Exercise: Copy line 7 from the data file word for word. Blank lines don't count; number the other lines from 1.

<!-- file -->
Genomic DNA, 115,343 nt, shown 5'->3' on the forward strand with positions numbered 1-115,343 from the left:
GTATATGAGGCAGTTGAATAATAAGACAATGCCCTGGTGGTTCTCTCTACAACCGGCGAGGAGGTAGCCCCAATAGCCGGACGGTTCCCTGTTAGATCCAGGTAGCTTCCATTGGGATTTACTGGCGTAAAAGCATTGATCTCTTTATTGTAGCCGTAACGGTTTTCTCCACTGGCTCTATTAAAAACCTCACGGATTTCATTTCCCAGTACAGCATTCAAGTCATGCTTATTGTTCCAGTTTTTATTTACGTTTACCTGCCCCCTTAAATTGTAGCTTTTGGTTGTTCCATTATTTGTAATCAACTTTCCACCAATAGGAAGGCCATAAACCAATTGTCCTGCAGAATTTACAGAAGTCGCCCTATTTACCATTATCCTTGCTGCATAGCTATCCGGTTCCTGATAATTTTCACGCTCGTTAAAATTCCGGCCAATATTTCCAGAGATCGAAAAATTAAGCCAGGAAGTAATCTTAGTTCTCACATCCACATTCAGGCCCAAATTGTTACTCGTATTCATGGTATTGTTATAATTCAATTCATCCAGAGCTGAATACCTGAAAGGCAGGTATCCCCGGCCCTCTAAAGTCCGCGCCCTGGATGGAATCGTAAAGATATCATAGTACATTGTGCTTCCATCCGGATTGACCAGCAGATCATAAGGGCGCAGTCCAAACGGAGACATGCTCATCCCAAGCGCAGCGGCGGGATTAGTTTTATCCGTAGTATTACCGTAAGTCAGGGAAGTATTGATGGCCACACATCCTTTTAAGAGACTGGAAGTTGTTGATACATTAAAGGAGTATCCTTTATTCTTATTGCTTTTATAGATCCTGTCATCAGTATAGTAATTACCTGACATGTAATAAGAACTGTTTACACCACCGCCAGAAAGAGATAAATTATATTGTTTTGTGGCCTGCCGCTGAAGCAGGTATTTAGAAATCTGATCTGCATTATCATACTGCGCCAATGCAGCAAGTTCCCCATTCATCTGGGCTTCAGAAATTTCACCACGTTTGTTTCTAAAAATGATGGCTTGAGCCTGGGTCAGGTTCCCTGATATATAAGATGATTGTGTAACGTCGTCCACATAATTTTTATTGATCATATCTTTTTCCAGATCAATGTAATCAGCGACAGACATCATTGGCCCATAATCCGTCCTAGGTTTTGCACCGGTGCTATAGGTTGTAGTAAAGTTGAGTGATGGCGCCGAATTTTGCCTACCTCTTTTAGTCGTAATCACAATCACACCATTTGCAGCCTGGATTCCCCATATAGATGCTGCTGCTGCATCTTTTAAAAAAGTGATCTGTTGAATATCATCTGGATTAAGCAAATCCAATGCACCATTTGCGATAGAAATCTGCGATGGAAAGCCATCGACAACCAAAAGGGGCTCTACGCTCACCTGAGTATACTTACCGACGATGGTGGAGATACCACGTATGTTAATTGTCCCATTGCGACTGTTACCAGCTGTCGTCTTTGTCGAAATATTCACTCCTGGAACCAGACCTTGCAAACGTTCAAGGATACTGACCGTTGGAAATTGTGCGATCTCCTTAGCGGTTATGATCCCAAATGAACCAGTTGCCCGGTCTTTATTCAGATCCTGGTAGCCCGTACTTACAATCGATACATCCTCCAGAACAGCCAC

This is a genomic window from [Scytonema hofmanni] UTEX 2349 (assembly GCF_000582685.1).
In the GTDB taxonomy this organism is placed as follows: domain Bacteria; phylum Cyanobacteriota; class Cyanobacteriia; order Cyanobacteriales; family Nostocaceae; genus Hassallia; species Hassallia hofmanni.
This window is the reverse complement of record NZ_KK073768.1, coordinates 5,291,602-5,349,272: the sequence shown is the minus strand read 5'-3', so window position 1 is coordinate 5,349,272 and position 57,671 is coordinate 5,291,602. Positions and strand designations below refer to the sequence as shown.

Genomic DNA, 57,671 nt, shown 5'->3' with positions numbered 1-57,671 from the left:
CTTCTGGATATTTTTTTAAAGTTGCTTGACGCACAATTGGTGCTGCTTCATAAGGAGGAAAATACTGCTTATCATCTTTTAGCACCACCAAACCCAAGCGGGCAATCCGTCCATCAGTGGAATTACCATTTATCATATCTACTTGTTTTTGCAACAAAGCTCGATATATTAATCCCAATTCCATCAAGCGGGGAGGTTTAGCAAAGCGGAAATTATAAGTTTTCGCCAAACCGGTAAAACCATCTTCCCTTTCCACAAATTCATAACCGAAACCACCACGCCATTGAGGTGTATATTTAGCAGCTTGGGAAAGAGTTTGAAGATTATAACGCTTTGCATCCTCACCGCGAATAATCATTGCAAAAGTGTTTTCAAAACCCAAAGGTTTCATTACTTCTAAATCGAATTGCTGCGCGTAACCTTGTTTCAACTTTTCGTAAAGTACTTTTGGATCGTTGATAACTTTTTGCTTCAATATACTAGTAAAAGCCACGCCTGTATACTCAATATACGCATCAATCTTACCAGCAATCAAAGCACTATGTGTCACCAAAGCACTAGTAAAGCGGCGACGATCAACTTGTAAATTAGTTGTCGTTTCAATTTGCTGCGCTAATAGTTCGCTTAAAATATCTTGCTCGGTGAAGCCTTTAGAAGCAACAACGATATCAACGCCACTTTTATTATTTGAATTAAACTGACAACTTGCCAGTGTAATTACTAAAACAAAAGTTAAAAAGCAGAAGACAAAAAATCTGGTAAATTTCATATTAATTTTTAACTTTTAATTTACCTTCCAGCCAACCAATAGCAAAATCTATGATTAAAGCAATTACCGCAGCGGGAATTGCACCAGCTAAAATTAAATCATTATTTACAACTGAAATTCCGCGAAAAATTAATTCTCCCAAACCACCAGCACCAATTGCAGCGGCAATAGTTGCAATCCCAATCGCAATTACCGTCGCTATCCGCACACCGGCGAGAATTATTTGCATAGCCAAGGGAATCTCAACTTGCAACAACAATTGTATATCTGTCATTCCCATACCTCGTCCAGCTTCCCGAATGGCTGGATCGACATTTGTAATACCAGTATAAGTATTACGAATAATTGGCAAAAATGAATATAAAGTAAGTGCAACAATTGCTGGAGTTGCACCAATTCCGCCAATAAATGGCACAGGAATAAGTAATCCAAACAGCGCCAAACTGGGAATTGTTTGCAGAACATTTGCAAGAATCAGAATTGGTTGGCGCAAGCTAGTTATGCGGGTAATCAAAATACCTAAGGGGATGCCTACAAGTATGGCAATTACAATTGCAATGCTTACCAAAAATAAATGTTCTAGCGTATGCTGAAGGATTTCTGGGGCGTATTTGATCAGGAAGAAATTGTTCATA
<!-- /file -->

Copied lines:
CTTCTGGATATTTTTTTAAAGTTGCTTGACGCACAATTGGTGCTGCTTCATAAGGAGGAAAATACTGCTTATCATCTTTTAGCACCACCAAACCCAAGCGGGCAATCCGTCCATCAGTGGAATTACCATTTATCATATCTACTTGTTTTTGCAACAAAGCTCGATATATTAATCCCAATTCCATCAAGCGGGGAGGTTTAGCAAAGCGGAAATTATAAGTTTTCGCCAAACCGGTAAAACCATCTTCCCTTTCCACAAATTCATAACCGAAACCACCACGCCATTGAGGTGTATATTTAGCAGCTTGGGAAAGAGTTTGAAGATTATAACGCTTTGCATCCTCACCGCGAATAATCATTGCAAAAGTGTTTTCAAAACCCAAAGGTTTCATTACTTCTAAATCGAATTGCTGCGCGTAACCTTGTTTCAACTTTTCGTAAAGTACTTTTGGATCGTTGATAACTTTTTGCTTCAATATACTAGTAAAAGCCACGCCTGTATACTCAATATACGCATCAATCTTACCAGCAATCAAAGCACTATGTGTCACCAAAGCACTAGTAAAGCGGCGACGATCAACTTGTAAATTAGTTGTCGTTTCAATTTGCTGCGCTAATAGTTCGCTTAAAATATCTTGCTCGGTGAAGCCTTTAGAAGCAACAACGATATCAACGCCACTTTTATTATTTGAATTAAACTGACAACTTGCCAGTGTAATTACTAAAACAAAAGTTAAAAAGCAGAAGACAAAAAATCTGGTAAATTTCATATTAATTTTTAACTTTTAATTTACCTTCCAGCCAACCAATAGCAAAATCTATGATTAAAGCAATTACCGCAGCGGGAATTGCACCAGCTAAAATTAAATCATTATTTACAACTGAAATTCCGCGAAAAATTAATTCTCCCAAACCACCAGCACCAATTGCAGCGGCAATAGTTGCAATCCCAATCGCAATTACCGTCGCTATCCGCACACCGGCGAGAATTATTTGCATAGCCAAGGGAATCTCAACTTGCAACAACAATTGTATATCTGTCATTCCCATACCTCGTCCAGCTTCCCGAATGGCTGGATCGACATTTGTAATACCAGTATAAGTATTACGAATAATTGGCAAAAATGAATATAAAGTAAGTGCAACAATTGCTGGAGTTGCACCAATTCCGCCAATAAATGGCACAGGAATAAGTAATCCAAACAGCGCCAAACTGGGAATTGTTTGCAGAACATTTGCAAGAATCAGAATTGGTTGGCGCAAGCTAGTTATGCGGGTAATCAAAATACCTAAGGGGATGCCTACAAGTATGGCAATTACAATTGCAATGCTTACCAAAAATAAATGTTCTAGCGTATGCTGAAGGATTTCTGGGGCGTATTTGATCAGGAAGAAATTGTTCATA